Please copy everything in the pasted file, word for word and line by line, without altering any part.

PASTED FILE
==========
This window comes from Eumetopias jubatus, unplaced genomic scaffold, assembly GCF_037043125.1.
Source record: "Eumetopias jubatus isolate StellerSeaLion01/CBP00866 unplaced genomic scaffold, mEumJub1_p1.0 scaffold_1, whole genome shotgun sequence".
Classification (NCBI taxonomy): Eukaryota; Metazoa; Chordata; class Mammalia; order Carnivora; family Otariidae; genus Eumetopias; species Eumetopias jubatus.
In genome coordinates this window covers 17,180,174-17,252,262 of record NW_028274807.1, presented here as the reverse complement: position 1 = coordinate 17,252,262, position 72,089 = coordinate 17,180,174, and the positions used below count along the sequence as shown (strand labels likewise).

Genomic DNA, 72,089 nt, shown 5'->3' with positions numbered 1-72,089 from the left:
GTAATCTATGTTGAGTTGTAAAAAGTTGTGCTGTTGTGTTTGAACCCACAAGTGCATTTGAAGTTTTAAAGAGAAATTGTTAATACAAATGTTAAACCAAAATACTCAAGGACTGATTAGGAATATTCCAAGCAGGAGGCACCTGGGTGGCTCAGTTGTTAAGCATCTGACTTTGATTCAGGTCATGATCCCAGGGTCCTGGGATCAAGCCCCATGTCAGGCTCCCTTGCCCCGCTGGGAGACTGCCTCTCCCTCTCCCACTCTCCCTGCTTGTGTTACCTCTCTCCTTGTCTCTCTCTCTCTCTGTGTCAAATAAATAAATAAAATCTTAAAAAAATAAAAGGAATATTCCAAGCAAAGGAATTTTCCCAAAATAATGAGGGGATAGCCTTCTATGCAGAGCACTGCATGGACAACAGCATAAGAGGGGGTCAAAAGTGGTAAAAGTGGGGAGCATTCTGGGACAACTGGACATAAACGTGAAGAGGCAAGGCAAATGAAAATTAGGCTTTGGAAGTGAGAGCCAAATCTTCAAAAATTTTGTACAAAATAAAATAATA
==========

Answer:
This window comes from Eumetopias jubatus, unplaced genomic scaffold, assembly GCF_037043125.1.
Source record: "Eumetopias jubatus isolate StellerSeaLion01/CBP00866 unplaced genomic scaffold, mEumJub1_p1.0 scaffold_1, whole genome shotgun sequence".
Classification (NCBI taxonomy): Eukaryota; Metazoa; Chordata; class Mammalia; order Carnivora; family Otariidae; genus Eumetopias; species Eumetopias jubatus.
In genome coordinates this window covers 17,180,174-17,252,262 of record NW_028274807.1, presented here as the reverse complement: position 1 = coordinate 17,252,262, position 72,089 = coordinate 17,180,174, and the positions used below count along the sequence as shown (strand labels likewise).

Genomic DNA, 72,089 nt, shown 5'->3' with positions numbered 1-72,089 from the left:
GTAATCTATGTTGAGTTGTAAAAAGTTGTGCTGTTGTGTTTGAACCCACAAGTGCATTTGAAGTTTTAAAGAGAAATTGTTAATACAAATGTTAAACCAAAATACTCAAGGACTGATTAGGAATATTCCAAGCAGGAGGCACCTGGGTGGCTCAGTTGTTAAGCATCTGACTTTGATTCAGGTCATGATCCCAGGGTCCTGGGATCAAGCCCCATGTCAGGCTCCCTTGCCCCGCTGGGAGACTGCCTCTCCCTCTCCCACTCTCCCTGCTTGTGTTACCTCTCTCCTTGTCTCTCTCTCTCTCTGTGTCAAATAAATAAATAAAATCTTAAAAAAATAAAAGGAATATTCCAAGCAAAGGAATTTTCCCAAAATAATGAGGGGATAGCCTTCTATGCAGAGCACTGCATGGACAACAGCATAAGAGGGGGTCAAAAGTGGTAAAAGTGGGGAGCATTCTGGGACAACTGGACATAAACGTGAAGAGGCAAGGCAAATGAAAATTAGGCTTTGGAAGTGAGAGCCAAATCTTCAAAAATTTTGTACAAAATAAAATAATA